Fear, Worry, and Anxiety with Hepatitis C
As someone who dealt with anxiety for several years, I know firsthand what a difficult thing it can be. I was a self-described hypochondriac for the longest time, and all you had to do was ask my mom, a nurse. Several times, I thought I was having cardiac arrests and other issues... The fact is that I never had any of those things. To be honest, I am unsure when I was in my worst years, if in fact I was hep C positive or not, because much of it is, thankfully, in my distant memory now. (Probably distant because I have chosen to not recall so well, but I remember some of the worst moments vividly.)
Getting diagnosed with hep C can be scary
There is no question, in my experience, that fear does accompany a diagnosis of hep C. Sometimes, it is beyond that alone. There is of course the clinical definitions and diagnosis, and yes, I was diagnosed with an anxiety disorder long before my hep C was discovered.
In some of us, we worry over nothing specific until along comes an opportunity to attach our fears to an event or thing, future or past. I am no psychoanalyst, and base my opinions on my reading, the shared experiences of others, and most importantly, my lived experience. Yes, having lived with any disease or condition gives us an opportunity to observe and learn in a way that simply reading about doesn’t. I stand strong in this view, but know that it is not the only way we can acquire understanding and knowledge, by any means.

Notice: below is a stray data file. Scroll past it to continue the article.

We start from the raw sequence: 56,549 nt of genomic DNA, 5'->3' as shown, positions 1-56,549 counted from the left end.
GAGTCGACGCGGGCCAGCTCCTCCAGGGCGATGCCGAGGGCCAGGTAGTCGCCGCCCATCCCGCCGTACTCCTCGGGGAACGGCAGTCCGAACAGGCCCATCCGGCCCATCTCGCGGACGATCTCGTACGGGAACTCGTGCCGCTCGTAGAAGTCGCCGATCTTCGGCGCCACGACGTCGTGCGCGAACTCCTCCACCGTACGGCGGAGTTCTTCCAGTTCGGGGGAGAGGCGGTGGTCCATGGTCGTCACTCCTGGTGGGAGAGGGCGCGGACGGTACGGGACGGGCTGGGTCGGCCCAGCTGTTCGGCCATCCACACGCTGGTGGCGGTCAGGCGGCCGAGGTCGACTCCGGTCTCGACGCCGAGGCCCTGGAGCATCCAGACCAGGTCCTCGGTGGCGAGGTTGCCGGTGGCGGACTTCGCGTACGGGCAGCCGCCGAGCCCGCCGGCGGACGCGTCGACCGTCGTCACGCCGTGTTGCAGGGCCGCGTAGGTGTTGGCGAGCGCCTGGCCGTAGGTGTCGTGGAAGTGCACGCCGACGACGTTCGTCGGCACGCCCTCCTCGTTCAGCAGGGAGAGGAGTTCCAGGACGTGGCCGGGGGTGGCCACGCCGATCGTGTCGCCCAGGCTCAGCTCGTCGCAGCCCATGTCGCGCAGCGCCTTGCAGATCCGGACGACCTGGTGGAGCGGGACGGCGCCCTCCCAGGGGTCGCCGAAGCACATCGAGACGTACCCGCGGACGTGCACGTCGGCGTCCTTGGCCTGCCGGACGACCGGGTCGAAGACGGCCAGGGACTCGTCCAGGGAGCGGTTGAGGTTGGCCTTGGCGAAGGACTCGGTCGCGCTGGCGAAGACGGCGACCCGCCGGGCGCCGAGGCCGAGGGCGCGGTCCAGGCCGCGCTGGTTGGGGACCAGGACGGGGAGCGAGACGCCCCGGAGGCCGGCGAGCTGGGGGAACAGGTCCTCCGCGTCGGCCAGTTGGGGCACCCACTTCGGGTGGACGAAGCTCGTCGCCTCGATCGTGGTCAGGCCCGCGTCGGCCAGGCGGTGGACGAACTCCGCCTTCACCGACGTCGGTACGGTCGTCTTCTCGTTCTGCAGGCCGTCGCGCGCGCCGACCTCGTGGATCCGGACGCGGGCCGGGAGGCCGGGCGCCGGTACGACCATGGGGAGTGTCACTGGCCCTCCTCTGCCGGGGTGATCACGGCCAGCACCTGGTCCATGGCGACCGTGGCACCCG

Stress can be damaging
In recent times, we have all seen how fear manifests itself in so many ways; In the greater society, nations, the globe, and in our networks of people, including our family and friends.
For those among us who are dealing with anxiety as part of our regular day to day lives, this added stress has not been at all helpful. All the platitudes and slogans in the world will not change the real or perceived threat.
Stress and worry can affect our physical health in the immediate way that anxiety or panic attacks cause hormone changes that over time can cause real physical damage. It can cause digestive problems. The emotional toll for some is devastating, and I can attest to that, and I know I am not alone in this. I developed an ulcer thanks to worry. I was in over my head in terms of my own ability to overcome the worry/anxiety that was seriously compromising my quality of life.
For me, learning more and seeking help made a huge difference. I am in no way suggesting my experience is the same as anyone else, but I do think that many of us can wrestle anxiety and over-worry down in a real way, in time.
Seek help, and don’t be ashamed if you too experience anxiety on an ongoing basis, or in a way that compromises you in your life. You deserve to be free of constant fear, worry, and anxiety.
Do you experience brain fog?